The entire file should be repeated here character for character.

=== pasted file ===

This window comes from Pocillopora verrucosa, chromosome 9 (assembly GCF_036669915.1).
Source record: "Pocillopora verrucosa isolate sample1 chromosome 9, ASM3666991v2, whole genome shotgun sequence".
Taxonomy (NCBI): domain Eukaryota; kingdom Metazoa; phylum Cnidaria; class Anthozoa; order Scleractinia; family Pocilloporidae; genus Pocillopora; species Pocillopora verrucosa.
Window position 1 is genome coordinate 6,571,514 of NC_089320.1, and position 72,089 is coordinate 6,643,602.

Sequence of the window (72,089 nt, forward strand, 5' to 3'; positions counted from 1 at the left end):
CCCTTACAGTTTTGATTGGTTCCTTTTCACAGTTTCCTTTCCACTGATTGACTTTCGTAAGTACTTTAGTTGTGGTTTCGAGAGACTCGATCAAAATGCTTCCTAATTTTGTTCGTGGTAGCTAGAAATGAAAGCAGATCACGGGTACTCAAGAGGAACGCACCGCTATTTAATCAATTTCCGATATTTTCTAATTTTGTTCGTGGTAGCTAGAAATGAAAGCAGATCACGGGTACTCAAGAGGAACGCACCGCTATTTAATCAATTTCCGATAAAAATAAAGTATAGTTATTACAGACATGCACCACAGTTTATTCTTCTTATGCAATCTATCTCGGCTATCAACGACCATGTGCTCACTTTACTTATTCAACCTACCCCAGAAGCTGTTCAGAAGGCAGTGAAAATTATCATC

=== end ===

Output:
This window comes from Pocillopora verrucosa, chromosome 9 (assembly GCF_036669915.1).
Source record: "Pocillopora verrucosa isolate sample1 chromosome 9, ASM3666991v2, whole genome shotgun sequence".
Taxonomy (NCBI): domain Eukaryota; kingdom Metazoa; phylum Cnidaria; class Anthozoa; order Scleractinia; family Pocilloporidae; genus Pocillopora; species Pocillopora verrucosa.
Window position 1 is genome coordinate 6,571,514 of NC_089320.1, and position 72,089 is coordinate 6,643,602.

Sequence of the window (72,089 nt, forward strand, 5' to 3'; positions counted from 1 at the left end):
CCCTTACAGTTTTGATTGGTTCCTTTTCACAGTTTCCTTTCCACTGATTGACTTTCGTAAGTACTTTAGTTGTGGTTTCGAGAGACTCGATCAAAATGCTTCCTAATTTTGTTCGTGGTAGCTAGAAATGAAAGCAGATCACGGGTACTCAAGAGGAACGCACCGCTATTTAATCAATTTCCGATATTTTCTAATTTTGTTCGTGGTAGCTAGAAATGAAAGCAGATCACGGGTACTCAAGAGGAACGCACCGCTATTTAATCAATTTCCGATAAAAATAAAGTATAGTTATTACAGACATGCACCACAGTTTATTCTTCTTATGCAATCTATCTCGGCTATCAACGACCATGTGCTCACTTTACTTATTCAACCTACCCCAGAAGCTGTTCAGAAGGCAGTGAAAATTATCATC